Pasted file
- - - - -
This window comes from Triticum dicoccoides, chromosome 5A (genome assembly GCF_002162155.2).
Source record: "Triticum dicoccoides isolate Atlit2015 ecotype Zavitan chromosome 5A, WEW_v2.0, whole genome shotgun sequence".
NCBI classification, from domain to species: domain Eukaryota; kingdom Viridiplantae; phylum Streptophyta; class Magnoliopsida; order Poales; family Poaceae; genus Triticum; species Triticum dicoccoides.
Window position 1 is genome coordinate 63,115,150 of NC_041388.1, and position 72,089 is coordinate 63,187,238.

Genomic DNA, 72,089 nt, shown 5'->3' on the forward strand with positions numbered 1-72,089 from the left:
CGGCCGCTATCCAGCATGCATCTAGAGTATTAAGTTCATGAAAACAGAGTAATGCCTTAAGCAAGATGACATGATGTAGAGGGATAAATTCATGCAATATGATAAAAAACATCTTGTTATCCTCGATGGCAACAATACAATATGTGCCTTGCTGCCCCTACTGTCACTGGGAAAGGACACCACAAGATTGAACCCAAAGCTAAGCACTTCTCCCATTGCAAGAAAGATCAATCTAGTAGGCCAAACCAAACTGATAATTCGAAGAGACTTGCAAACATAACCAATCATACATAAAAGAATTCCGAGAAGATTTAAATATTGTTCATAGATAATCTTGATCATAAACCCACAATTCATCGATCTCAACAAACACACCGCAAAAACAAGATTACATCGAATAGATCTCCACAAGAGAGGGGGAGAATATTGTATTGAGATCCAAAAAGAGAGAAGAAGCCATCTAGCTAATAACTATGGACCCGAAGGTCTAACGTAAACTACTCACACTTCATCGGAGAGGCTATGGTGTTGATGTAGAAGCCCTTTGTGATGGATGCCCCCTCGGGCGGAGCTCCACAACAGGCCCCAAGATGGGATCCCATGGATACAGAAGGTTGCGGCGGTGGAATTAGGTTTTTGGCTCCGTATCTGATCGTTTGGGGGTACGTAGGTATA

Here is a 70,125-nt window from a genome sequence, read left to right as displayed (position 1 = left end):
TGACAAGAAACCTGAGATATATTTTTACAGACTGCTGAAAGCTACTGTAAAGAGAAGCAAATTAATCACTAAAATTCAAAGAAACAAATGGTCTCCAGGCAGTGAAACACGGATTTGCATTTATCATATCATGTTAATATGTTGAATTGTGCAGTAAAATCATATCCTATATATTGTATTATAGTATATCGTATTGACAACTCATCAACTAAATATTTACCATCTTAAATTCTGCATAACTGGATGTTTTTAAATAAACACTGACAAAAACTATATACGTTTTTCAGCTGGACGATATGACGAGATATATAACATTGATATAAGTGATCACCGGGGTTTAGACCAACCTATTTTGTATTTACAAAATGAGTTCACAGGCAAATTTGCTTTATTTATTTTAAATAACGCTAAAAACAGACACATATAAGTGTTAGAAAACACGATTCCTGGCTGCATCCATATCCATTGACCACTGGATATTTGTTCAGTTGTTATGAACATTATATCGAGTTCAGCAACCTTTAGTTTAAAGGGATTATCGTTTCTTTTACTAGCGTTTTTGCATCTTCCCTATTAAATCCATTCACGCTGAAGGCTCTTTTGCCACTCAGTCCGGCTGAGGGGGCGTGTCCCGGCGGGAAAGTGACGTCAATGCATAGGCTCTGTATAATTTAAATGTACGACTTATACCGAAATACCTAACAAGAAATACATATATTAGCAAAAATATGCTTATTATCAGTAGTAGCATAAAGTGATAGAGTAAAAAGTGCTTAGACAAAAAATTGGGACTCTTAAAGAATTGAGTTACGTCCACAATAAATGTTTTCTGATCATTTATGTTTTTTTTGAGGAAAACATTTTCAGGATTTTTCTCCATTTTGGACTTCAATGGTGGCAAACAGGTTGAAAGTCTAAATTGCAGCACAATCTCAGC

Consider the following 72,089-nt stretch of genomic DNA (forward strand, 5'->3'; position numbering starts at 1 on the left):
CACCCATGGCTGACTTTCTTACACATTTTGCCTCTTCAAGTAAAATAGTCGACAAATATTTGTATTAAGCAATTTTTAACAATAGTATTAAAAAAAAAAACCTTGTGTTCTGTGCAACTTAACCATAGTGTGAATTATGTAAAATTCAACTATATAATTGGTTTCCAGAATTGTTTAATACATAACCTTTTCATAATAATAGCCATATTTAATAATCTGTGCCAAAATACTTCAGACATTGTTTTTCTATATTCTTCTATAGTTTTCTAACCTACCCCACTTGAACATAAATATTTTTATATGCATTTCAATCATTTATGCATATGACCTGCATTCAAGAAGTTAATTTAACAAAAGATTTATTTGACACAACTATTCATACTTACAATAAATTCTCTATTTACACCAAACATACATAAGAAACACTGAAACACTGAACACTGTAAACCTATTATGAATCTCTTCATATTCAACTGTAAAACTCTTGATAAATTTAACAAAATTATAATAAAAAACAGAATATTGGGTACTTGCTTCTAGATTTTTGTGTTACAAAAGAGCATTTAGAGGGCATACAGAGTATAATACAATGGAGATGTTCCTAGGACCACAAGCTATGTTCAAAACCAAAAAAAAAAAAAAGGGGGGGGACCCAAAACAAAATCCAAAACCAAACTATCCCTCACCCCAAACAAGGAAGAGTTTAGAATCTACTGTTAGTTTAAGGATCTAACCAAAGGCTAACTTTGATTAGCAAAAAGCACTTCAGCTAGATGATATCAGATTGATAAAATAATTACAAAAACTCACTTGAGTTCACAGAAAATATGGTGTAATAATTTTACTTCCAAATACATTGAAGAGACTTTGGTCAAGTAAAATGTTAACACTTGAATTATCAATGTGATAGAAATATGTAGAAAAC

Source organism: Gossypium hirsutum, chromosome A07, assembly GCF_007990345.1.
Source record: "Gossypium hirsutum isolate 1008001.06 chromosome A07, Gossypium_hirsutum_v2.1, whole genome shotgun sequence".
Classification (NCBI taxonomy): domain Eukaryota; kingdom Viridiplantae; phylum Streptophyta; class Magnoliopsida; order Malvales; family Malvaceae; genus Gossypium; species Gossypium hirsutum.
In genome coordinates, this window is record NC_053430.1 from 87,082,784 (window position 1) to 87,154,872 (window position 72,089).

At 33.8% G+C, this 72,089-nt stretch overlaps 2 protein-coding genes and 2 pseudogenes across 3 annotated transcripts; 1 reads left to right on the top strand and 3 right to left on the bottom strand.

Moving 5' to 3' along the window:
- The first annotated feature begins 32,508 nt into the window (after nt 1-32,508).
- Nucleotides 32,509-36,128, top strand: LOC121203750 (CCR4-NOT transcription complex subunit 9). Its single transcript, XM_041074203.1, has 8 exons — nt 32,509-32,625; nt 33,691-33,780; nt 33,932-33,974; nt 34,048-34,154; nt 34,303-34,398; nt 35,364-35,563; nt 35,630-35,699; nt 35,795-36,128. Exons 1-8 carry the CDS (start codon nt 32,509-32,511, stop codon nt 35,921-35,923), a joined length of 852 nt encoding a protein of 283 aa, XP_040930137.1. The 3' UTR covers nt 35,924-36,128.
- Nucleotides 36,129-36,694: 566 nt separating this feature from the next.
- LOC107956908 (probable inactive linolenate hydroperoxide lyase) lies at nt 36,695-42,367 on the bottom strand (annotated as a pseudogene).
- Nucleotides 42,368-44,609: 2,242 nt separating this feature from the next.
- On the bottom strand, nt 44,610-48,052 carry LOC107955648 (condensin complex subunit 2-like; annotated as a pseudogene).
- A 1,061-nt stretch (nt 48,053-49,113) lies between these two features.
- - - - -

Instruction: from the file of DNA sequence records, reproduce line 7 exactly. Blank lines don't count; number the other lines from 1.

Here is a 70,125-nt window from a genome sequence, read left to right as displayed (position 1 = left end):